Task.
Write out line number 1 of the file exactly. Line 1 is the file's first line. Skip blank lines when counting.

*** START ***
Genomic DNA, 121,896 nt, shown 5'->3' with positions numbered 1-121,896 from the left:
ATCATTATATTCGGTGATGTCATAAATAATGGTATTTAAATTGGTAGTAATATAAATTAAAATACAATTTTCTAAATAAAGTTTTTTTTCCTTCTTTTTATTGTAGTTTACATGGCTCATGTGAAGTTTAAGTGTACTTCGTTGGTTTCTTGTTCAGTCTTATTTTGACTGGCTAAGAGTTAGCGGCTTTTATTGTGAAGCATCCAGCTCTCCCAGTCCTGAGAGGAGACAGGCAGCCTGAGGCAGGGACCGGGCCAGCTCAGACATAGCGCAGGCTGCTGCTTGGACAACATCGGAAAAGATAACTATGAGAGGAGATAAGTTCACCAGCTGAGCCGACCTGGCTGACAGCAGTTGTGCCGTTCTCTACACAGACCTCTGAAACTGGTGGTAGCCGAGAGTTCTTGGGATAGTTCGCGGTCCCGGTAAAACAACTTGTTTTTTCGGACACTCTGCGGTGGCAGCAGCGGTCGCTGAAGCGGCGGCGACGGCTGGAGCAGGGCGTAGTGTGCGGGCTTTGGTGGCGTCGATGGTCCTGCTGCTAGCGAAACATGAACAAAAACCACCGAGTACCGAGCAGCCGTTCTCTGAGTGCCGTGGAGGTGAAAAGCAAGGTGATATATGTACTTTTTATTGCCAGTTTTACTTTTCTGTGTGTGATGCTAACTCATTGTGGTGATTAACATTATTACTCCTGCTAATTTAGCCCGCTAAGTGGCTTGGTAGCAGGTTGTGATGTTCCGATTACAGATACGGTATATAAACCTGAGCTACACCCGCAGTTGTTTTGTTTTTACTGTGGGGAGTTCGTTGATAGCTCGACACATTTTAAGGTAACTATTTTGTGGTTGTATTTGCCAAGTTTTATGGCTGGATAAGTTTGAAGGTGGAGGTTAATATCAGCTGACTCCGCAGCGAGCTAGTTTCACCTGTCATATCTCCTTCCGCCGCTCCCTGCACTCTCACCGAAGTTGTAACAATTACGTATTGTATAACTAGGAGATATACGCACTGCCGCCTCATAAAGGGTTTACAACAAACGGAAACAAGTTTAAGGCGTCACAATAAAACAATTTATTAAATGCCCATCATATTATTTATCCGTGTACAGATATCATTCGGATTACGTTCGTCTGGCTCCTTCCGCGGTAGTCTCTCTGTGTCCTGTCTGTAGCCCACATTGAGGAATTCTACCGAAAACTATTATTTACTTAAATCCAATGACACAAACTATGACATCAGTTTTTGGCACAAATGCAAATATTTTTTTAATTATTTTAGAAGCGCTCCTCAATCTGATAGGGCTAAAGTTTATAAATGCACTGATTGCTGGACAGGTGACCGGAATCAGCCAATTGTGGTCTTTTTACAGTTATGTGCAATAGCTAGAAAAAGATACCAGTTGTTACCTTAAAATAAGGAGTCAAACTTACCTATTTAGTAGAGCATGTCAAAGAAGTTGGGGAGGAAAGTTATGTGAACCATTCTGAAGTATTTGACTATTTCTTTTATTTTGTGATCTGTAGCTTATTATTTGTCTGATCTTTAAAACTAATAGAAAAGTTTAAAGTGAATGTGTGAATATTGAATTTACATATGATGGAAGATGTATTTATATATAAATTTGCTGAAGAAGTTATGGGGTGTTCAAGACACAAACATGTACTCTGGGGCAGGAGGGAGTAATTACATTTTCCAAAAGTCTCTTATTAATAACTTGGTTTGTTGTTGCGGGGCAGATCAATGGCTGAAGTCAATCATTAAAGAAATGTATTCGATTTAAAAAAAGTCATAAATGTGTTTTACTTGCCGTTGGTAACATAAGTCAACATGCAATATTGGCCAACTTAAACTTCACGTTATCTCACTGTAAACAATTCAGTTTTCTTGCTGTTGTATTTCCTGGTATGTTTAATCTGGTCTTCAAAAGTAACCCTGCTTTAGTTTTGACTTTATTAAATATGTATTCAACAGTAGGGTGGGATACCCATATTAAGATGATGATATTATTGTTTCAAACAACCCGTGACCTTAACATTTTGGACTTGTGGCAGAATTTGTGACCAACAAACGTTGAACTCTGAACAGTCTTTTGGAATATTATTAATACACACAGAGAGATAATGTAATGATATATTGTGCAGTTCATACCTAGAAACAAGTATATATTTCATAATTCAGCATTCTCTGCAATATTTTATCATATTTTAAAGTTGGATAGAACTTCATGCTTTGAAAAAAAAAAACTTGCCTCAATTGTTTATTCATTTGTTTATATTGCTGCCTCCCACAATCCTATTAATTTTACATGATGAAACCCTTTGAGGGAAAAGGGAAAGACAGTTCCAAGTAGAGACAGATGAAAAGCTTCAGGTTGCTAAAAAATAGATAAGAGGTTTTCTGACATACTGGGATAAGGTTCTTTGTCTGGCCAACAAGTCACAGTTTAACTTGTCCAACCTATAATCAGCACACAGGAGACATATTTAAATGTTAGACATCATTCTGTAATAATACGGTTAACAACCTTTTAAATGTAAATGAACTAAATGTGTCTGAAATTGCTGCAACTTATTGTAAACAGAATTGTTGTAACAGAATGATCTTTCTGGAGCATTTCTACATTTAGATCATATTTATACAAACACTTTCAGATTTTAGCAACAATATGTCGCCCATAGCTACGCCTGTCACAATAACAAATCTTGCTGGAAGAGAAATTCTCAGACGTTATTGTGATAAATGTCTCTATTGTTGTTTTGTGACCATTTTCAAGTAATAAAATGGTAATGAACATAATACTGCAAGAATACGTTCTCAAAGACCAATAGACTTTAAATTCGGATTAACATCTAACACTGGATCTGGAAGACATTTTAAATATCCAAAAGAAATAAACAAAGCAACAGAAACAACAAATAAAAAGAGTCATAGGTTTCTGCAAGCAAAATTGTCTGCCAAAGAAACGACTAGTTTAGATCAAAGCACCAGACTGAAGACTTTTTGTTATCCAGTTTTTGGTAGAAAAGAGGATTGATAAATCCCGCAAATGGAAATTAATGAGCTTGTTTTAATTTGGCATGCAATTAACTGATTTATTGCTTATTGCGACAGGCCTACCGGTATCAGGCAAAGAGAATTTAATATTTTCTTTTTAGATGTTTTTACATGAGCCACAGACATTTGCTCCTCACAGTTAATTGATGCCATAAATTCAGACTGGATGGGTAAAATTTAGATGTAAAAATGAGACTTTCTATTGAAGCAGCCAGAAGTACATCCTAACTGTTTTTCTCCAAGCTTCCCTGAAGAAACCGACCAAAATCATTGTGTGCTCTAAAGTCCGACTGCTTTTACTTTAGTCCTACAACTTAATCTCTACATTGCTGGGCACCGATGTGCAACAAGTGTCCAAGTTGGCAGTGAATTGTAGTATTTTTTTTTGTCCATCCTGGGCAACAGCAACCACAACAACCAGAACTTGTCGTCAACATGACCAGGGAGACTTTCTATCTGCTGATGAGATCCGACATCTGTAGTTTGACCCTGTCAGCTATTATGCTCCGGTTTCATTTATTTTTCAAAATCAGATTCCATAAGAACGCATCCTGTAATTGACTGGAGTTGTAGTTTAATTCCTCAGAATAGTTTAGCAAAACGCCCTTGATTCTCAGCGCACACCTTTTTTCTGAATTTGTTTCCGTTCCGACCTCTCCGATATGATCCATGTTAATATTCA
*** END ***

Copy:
Genomic DNA, 121,896 nt, shown 5'->3' with positions numbered 1-121,896 from the left: